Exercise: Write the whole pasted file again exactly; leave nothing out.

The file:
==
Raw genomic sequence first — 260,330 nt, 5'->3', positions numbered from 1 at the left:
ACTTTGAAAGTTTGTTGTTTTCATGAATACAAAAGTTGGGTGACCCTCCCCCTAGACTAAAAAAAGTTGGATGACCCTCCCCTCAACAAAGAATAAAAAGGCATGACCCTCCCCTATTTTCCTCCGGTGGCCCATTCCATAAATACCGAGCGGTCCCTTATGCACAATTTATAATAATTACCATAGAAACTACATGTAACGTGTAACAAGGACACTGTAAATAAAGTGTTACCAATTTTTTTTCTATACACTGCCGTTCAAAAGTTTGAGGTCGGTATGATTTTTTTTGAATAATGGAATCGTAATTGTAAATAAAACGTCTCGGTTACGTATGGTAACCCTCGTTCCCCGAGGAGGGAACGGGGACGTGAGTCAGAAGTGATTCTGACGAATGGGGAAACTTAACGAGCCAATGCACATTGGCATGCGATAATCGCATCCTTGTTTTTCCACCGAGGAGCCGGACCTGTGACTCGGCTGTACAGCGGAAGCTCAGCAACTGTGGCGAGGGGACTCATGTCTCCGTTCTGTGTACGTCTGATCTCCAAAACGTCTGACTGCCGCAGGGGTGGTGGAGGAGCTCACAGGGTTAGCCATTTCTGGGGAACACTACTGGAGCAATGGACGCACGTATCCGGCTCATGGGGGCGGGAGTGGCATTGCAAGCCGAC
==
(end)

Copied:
Raw genomic sequence first — 260,330 nt, 5'->3', positions numbered from 1 at the left:
ACTTTGAAAGTTTGTTGTTTTCATGAATACAAAAGTTGGGTGACCCTCCCCCTAGACTAAAAAAAGTTGGATGACCCTCCCCTCAACAAAGAATAAAAAGGCATGACCCTCCCCTATTTTCCTCCGGTGGCCCATTCCATAAATACCGAGCGGTCCCTTATGCACAATTTATAATAATTACCATAGAAACTACATGTAACGTGTAACAAGGACACTGTAAATAAAGTGTTACCAATTTTTTTTCTATACACTGCCGTTCAAAAGTTTGAGGTCGGTATGATTTTTTTTGAATAATGGAATCGTAATTGTAAATAAAACGTCTCGGTTACGTATGGTAACCCTCGTTCCCCGAGGAGGGAACGGGGACGTGAGTCAGAAGTGATTCTGACGAATGGGGAAACTTAACGAGCCAATGCACATTGGCATGCGATAATCGCATCCTTGTTTTTCCACCGAGGAGCCGGACCTGTGACTCGGCTGTACAGCGGAAGCTCAGCAACTGTGGCGAGGGGACTCATGTCTCCGTTCTGTGTACGTCTGATCTCCAAAACGTCTGACTGCCGCAGGGGTGGTGGAGGAGCTCACAGGGTTAGCCATTTCTGGGGAACACTACTGGAGCAATGGACGCACGTATCCGGCTCATGGGGGCGGGAGTGGCATTGCAAGCCGAC